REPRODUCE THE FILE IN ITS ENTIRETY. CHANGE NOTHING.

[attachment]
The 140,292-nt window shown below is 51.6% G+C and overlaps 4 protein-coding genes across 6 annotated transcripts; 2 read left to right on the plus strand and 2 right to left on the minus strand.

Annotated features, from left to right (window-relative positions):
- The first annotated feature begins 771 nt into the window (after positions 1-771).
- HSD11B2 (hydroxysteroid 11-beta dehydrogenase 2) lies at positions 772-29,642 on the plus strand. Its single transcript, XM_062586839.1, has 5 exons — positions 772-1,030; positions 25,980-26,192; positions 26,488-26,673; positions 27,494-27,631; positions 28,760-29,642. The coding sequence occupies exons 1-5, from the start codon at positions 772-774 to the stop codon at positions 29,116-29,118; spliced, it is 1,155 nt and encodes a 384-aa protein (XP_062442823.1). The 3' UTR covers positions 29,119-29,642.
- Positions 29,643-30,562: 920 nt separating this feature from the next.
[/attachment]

The 140,292-nt window shown below is 51.6% G+C and overlaps 4 protein-coding genes across 6 annotated transcripts; 2 read left to right on the plus strand and 2 right to left on the minus strand.

Annotated features, from left to right (window-relative positions):
- The first annotated feature begins 771 nt into the window (after positions 1-771).
- HSD11B2 (hydroxysteroid 11-beta dehydrogenase 2) lies at positions 772-29,642 on the plus strand. Its single transcript, XM_062586839.1, has 5 exons — positions 772-1,030; positions 25,980-26,192; positions 26,488-26,673; positions 27,494-27,631; positions 28,760-29,642. The coding sequence occupies exons 1-5, from the start codon at positions 772-774 to the stop codon at positions 29,116-29,118; spliced, it is 1,155 nt and encodes a 384-aa protein (XP_062442823.1). The 3' UTR covers positions 29,119-29,642.
- Positions 29,643-30,562: 920 nt separating this feature from the next.